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Yankees still have championship mindset

New York's managing general partner Steinbrenner has same approach to 2017

TAMPA- Hal Steinbrenner breezed into Joe Girardi's office, settled into a chair across from Girardi's desk and spoke casually with the manager of the Yankees. The door was open. Eventually, as more and more reporters lurked in the hallway outside the office, the door was closed. About 10 minutes later, Steinbrenner emerged, sounding enthused about another new season.

"Look, we come to win a championship every year," Steinbrenner said. "That hasn't changed. Whether or not people think we have a chance or don't have a chance, that's up to them. As far as these guys in there, they absolutely believe they have a chance. And they're going to come to play."

As Steinbrenner, the managing general partner of the Yankees, discussed his expectations for the team, it was impossible to not have flash backs to his father's interviews. George Steinbrenner's mantra was that the Yankees should win a championship every year and, if they didn't, the season had been unsuccessful. 

I will never forget the sight of a custodian painting over "1996 World Champions" at Yankee Stadium one day after the Yankees lost in the 1997 playoffs. All it took was one day to erase a celebratory reference to the previous season. That's how intense George Steinbrenner was about winning it all.

While Hal Steinbrenner said the Yankees are trying to win a championship every year, his comments were more measured and shouldn't be considered a mandate. He noted how the Yankees have some concern in their starting rotation because younger pitchers are expected to handle the fourth and fifth spots and he repeatedly mentioned how the young Yankees (think of Greg Bird, Aaron Judge, Luis Severino and even Gary Sanchez) must produce.

"Expectations are great, as they always are," Steinbrenner said. "This is a time of new hope- spring training - and a whole new season. This feels different. I mean we've got a great crop of good young players and a good crop of veterans as well. It's a great mix. I think the veterans are going to be great dealing with the kids, mentoring them. We've seen that in the past. Look, they've got to prove themselves, a number of these guys. This is their big chance and they're gong to get it this year."

Over and over, Steinbrenner expressed how excited he was to watch the Yankees try and succeed with a roster that includes a batch of young players. Naturally, Steinbrenner's message to fans centered around excitement.

"Be excited because I'm excited and my family is excited and i think everybody in this organization is excited," Steinbrenner said. "And I think a lot of fans are excited. Again, it's been a number of years since we've really had a good crop of young players, some of which have proven themselves to a certain degree and some of which have a lot to prove. It's neat to be in that situation."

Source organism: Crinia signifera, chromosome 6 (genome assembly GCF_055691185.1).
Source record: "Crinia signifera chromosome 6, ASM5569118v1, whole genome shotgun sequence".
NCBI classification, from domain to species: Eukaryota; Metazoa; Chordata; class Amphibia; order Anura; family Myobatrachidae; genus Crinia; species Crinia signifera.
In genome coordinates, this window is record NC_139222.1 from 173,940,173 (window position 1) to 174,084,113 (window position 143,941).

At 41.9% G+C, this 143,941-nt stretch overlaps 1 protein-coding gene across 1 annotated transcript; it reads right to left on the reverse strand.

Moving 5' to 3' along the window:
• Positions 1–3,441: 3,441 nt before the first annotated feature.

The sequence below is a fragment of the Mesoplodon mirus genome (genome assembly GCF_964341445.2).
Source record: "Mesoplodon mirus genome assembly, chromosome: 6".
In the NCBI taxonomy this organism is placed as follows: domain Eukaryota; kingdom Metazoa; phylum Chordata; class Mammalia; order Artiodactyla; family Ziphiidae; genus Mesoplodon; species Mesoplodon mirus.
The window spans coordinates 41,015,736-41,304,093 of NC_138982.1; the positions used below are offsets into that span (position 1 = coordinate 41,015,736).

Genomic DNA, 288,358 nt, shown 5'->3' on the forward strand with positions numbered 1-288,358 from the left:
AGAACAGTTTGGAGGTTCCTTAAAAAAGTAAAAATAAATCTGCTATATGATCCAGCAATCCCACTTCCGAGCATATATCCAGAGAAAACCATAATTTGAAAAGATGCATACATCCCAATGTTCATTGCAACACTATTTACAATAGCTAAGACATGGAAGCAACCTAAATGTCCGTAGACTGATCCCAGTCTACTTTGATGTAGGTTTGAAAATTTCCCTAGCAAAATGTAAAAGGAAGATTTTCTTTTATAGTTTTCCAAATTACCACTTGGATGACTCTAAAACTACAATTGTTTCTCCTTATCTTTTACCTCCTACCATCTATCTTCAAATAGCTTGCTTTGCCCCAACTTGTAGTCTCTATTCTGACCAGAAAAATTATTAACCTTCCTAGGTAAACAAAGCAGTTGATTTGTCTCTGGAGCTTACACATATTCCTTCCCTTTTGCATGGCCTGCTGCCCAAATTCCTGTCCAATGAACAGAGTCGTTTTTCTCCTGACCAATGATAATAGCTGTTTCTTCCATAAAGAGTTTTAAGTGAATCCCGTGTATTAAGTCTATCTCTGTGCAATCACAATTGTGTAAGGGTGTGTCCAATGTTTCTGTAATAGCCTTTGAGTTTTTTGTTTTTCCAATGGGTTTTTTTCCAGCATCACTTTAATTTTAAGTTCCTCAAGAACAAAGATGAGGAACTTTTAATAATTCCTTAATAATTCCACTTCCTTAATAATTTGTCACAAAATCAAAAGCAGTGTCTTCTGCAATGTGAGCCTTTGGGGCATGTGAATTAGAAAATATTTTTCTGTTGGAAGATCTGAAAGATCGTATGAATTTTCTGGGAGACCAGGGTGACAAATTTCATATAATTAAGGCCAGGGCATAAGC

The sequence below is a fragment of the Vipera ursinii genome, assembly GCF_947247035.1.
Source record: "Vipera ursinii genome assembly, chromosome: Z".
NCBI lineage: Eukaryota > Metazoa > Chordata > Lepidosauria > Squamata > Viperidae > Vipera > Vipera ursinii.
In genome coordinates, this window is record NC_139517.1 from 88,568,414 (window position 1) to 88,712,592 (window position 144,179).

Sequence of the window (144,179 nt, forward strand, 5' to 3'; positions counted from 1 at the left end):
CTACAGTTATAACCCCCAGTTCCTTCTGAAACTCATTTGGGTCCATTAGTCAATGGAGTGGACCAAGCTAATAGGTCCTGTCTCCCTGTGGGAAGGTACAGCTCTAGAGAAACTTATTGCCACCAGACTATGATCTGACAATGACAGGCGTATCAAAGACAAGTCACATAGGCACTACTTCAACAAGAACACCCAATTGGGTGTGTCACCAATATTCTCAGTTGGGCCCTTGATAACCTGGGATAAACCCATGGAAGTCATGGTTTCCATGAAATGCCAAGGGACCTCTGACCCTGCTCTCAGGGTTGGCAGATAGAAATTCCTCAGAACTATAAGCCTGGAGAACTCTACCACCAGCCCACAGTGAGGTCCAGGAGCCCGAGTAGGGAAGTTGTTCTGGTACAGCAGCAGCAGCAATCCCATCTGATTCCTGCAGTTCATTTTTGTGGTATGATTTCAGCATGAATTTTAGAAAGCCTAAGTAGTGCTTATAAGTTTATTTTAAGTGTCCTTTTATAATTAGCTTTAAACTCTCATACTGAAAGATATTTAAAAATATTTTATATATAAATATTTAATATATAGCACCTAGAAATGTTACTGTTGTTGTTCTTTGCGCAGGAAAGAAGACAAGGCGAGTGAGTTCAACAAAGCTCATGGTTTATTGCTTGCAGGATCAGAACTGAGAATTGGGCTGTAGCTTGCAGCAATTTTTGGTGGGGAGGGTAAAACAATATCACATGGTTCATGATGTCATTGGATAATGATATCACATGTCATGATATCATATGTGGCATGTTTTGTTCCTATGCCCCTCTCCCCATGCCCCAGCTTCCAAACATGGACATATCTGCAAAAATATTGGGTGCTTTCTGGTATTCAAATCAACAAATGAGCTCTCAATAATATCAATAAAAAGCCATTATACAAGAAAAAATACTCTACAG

For eight minutes, Steinbrenner leaned against a cinder block wall outside the clubhouse and fielded questions from a few dozen reporters. He addressed several other topics.

On Joe Girardi being in the final year of his contract: "We love Joe. Look, Joe is one of many people that work in this organization that have contracts. And I treat all of them the same. I don't deal with it until the contract is close to up or up. We've just got too many other things to focus on. He knows that. It was no different three or four years ago. The situation with him is not going to be any different. I'm sure we'll be talking maybe toward the end of the year, But right now there's a lot more things to be worried about than that."

On the criteria he uses in evaluating a manager: "They've got to be great at working with the young players and the veterans, which Joe is. It's certainly a cerebral job. Joe is a smart guy. There are lot of aspects to it, particularly when you're doing it in New York City. You've got to have tough skin, which he does. He's done a good job. We have to see how this year goes."

On General Manager Brian Cashman, who is also in the final year of his deal: "I think he's done great."

On Dellin Betances being absent from spring camp until his salary arbitration hearing is finished: "The process is what the process is. We love Dellin. he knows that. It's a procedural thing." Betances asked for $5 million and the Yankees offered $3 million. Steinbrenner said the gap between the two sides was too vast for them to reach an agreement.

On Jacoby Ellsbury's first three years with the Yankees: "Look, Jacoby is a great player. He comes to play every day. He's been great with the young kids. The stats are what the stats are. but we've enjoyed having him on the club."

While Steinbrenner emphasized how enthused he is about this version of the Yankees, he bypassed the chance to predict how successful they will be in 2017.

"No prediction," Steinbrenner said. "We are in a tough division. All I can fell you is the guys came to play. We've put together a team that we feel has a chance. But there are some unknowns with young players and time will tell."